Tributes at brave Conner's funeral

A RECORDING of Eva Cassidy singing Somewhere Over The Rainbow was played at a service of thanksgiving yesterday for the life of a "brave, stoical and mischievous" boy who finally lost his struggle against illness.

By David Green

A RECORDING of Eva Cassidy singing Somewhere Over The Rainbow was played at a service of thanksgiving yesterday for the life of a "brave, stoical and mischievous" boy who finally lost his struggle against illness.

Conner Barnett died on April 9 aged ten – four years after he had been diagnosed with a mystery and incurable brain disorder.

Yesterday his family, friends, nurses and carers said goodbye to a youngster who had touched the hearts of many people throughout East Anglia.


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The song by Eva Cassidy had been his favourite and it was played in a service conducted by Rev Chris Norburn, the local rector.

He told a large congregation in the parish church at Redgrave, near Diss: "Even if a child has been ill, nothing prepares us for his death."

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Conner has been just like any other lively youngster up to the age of six when doctors realised all was not well.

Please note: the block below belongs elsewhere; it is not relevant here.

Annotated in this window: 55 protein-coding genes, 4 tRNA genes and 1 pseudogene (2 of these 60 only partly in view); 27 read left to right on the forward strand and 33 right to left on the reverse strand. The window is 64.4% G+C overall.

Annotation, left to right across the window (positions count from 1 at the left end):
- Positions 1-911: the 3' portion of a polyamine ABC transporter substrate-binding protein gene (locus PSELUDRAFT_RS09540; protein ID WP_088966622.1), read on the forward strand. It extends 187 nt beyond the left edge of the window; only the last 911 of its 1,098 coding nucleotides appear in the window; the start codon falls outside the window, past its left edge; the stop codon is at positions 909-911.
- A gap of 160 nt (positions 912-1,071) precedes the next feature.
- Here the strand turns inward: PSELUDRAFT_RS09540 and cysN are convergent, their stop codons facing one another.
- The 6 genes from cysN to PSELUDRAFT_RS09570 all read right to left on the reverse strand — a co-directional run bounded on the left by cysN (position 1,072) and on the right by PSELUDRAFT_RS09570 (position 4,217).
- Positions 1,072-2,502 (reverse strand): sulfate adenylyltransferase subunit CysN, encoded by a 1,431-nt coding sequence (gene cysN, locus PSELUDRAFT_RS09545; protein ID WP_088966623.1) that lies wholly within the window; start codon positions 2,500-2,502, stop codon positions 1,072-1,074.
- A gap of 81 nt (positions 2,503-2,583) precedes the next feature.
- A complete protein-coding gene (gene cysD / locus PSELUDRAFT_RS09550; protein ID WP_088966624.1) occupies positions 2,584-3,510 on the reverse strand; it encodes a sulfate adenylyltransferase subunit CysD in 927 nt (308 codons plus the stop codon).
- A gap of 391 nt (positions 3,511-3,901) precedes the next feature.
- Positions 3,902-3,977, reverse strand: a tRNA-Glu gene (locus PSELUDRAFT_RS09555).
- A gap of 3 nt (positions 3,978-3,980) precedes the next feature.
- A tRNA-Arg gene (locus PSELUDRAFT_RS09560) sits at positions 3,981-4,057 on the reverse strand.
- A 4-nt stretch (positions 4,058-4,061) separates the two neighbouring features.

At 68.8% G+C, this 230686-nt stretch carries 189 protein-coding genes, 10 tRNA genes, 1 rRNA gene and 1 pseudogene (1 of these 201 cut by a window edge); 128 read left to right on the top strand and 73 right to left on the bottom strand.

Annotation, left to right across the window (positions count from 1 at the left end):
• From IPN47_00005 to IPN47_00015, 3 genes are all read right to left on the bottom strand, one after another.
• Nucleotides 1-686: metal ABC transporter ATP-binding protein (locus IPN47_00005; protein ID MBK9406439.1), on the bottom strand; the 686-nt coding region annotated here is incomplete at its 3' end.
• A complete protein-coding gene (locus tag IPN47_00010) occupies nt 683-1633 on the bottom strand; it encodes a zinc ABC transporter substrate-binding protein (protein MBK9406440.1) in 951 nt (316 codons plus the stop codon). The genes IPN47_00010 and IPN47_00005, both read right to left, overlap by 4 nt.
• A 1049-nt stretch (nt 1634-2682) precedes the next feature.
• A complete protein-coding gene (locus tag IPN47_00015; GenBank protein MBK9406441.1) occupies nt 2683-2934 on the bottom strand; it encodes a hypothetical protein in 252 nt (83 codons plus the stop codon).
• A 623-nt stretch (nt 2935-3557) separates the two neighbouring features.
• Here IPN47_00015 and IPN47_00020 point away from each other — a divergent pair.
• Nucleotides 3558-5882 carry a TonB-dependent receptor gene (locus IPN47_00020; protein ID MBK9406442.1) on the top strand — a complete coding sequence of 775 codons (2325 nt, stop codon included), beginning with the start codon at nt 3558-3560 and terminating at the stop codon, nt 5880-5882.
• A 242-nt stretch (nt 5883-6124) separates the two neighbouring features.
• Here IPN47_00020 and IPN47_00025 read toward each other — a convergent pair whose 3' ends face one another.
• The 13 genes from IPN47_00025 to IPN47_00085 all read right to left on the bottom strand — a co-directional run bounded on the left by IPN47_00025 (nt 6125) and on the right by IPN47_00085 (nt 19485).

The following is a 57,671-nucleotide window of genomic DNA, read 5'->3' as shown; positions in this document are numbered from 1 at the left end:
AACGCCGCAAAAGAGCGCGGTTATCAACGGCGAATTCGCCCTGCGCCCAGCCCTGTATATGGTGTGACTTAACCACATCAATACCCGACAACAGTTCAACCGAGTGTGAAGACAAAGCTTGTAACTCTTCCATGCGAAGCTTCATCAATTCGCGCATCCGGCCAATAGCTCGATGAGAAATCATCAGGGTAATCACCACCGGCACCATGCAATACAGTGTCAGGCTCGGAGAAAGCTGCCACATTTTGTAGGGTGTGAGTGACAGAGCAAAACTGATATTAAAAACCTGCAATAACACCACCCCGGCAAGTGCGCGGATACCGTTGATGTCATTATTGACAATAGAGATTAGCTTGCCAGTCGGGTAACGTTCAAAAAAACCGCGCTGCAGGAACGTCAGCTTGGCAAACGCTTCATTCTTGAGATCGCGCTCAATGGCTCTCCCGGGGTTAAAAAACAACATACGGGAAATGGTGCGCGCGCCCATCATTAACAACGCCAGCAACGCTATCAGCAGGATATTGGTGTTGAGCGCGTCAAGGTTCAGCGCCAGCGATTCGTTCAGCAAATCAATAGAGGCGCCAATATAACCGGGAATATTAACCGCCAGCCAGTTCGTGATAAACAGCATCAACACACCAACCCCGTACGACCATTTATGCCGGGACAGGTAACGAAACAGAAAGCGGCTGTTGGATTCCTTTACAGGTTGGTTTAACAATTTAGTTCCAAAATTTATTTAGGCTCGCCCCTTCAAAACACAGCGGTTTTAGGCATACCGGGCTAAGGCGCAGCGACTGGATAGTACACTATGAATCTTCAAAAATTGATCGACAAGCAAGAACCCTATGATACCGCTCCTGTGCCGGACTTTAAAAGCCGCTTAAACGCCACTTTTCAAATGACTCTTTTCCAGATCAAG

Mr Norburn said local people had raised money to improve Conner's quality of life and stories about the boy in the East Anglian Daily Times and the Diss Express had inspired further fund-raising.

Apart from the brain condition, the Conner had also been diagnosed as having acute myeloid leukaemia, although the disease was dormant.

There followed four years of doctors' appointments, stays in hospitals and the children's hospice at Quidenham, near Diss, and a gradual loss of hope that a miracle would occur.

It was a period of desperate anxiety for his mother, Sandra, who gave up her job to give round-the-clock care to her son.

His eventual death came five months after a day during which he lost his beloved grandmother, known as Nanny Barbara, and - ten minutes later - his mother gave birth to his brother, Aaron.

Yesterday, after a service featuring another of his favourite tunes, Danny Boy, Conner was buried in Redgrave Churchyard next to the grave of his grandmother and grandfather.

Chris Potter, a staff nurse at Quidenham Children's Hospice, told the congregation that Conner had been a "brave, stoical and mischievous little boy" whom she and other staff would always remember.

"He recited Shakespeare, sang to us in French and liked to sing the football supporters songs," she said.

Ms Potter said Conner's relationship with his mother was one of "son, soul-mate and best friend".

Donations in memory of the youngster are being invited in aid of Botesdale Health Centre and Quidenham Children's Hospice, care of Rackham's Funeral Service, Stanley Road, Diss, IP22 4WS.

david.green@eadt.co.uk

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